His “navy”, (really a flotilla of pirate ships), sailed out of the Apalachicola River to raid commerce on the Gulf of Mexico. Spain retaliated by sending a military expedition to Apalachicola Bay in 1800. They destroyed his fortified port at Prospect Bluff and captured some of his personal effects but Bowles escaped. He retaliated by besieging and capturing the fort of San Marcos de Apalache a short time later.

    Bowles moved his base further upriver to Estiffanulga Bluff and continued to raid shipping in the Gulf until he was captured a few years later. Legend holds that some of his treasures remain hidden in the area. Many people have searched, but none have found them.




    When it came to traveling the river system, the Creek and Seminole Indian Wars caused real fear. Sometimes settlers fleeing from the Indian threat could be seen running along the river banks, their wagons loaded with all of the belongings that they could carry, fleeing for their lives.

    One such event was in early May 1839. Some 15 or 20 Creek Indians attacked the settlement of Estiffanulga on the Apalachicola River. Involved in these assaults were the Roberts and Smith families.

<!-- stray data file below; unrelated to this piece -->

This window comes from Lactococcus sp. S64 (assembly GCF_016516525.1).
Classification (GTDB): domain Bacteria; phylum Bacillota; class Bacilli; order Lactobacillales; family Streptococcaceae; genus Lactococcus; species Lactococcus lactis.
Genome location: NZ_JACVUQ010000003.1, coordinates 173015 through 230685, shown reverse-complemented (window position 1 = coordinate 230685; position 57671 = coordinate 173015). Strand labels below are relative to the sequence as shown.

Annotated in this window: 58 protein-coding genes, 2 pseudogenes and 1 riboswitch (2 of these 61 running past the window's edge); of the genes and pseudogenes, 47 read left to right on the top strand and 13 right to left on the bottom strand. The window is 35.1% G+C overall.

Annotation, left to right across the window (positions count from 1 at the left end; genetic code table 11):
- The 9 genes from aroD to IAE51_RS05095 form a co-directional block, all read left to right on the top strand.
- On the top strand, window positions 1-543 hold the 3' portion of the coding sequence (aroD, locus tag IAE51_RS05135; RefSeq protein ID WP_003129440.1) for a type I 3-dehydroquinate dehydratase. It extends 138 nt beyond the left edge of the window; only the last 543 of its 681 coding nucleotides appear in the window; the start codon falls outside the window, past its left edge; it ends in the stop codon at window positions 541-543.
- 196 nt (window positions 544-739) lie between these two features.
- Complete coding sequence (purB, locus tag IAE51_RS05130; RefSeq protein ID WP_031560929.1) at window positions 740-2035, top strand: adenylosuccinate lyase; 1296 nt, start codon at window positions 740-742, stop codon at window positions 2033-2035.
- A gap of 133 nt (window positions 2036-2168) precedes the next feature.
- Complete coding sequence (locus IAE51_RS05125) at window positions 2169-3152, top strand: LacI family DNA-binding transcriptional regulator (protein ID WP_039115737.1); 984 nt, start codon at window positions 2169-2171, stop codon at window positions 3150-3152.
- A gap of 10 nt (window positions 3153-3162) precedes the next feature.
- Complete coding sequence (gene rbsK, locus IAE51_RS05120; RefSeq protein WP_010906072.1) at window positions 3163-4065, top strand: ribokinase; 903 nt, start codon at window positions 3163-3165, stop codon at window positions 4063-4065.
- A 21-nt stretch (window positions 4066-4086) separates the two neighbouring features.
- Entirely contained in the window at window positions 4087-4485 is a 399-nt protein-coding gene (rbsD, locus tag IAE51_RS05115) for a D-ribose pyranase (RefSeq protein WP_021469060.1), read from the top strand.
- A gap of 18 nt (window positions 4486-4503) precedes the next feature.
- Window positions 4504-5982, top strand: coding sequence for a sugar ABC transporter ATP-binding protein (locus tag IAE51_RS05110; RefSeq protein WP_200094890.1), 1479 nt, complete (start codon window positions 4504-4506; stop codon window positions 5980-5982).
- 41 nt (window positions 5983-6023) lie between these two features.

The Indians burned the Robert's home and killed their little boy. Mr. Roberts was wounded but he and his wife, along with their farm hand, Aldrich, escaped with their other four children.

    The other attack that took place that day was at the home of Nathan Smith on nearby Ricco's Bluff which resulted in a massacre. Nathan Smith's three children, along with a man named White, were all murdered. Smith and his wife, another woman, and two men escaped.

    All in all, some 15 refugees from attacks on this day carefully made their way along the river banks, hiding in the dense undergrowth and behind massive trees. Gratefully, the small party heard a steamboat coming through the Narrows, about seven miles north of Fort Gadsden. It was the mail boat, Commerce, making her way down to Apalachicola, Florida. The refugees waved her down. What a welcome site that riverboat was! As she slowed to pick them up, the Indians were spotted along the river banks, not far from where the scared group had been.

    A couple of days later, what happened to these two families then happened to another one. A white family which arrived in Apalachicola, stated that their house, which sat on the bank opposite Blountstown, had been attacked and burned by a party of roughly 30 Indians, perhaps the same group that attacked others.

    This family had also lost everything and had ventured south downstream to the safety of Apalachicola.

    Next, the marauding, hostile Indians seemed determined to take over a steamboat. They must have figured that in doing so would cause fear in the white settlers and also slow down others desiring to settle in the area.